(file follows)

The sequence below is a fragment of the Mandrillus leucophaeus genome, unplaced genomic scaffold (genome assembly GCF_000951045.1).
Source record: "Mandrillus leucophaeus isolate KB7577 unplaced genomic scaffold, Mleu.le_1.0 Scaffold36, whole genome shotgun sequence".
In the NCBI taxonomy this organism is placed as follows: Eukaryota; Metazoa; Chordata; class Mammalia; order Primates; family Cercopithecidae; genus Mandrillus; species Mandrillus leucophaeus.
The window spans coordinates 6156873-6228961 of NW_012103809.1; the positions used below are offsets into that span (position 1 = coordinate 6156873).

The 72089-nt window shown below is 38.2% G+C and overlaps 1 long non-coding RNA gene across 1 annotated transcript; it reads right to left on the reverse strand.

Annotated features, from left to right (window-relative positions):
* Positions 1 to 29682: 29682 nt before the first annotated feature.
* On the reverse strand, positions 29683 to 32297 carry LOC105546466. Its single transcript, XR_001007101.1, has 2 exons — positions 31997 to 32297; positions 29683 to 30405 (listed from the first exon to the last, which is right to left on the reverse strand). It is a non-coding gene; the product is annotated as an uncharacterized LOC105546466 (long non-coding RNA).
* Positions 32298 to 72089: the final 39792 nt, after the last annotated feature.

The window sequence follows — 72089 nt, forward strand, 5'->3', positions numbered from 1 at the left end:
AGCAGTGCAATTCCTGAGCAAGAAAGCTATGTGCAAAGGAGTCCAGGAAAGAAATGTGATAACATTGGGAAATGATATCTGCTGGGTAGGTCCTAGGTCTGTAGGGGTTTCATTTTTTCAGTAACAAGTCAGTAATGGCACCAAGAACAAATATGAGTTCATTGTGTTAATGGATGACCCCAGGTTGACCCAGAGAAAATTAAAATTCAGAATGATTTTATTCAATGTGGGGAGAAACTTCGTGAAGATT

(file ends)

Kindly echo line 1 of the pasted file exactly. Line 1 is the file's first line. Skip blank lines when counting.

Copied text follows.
The sequence below is a fragment of the Mandrillus leucophaeus genome, unplaced genomic scaffold (genome assembly GCF_000951045.1).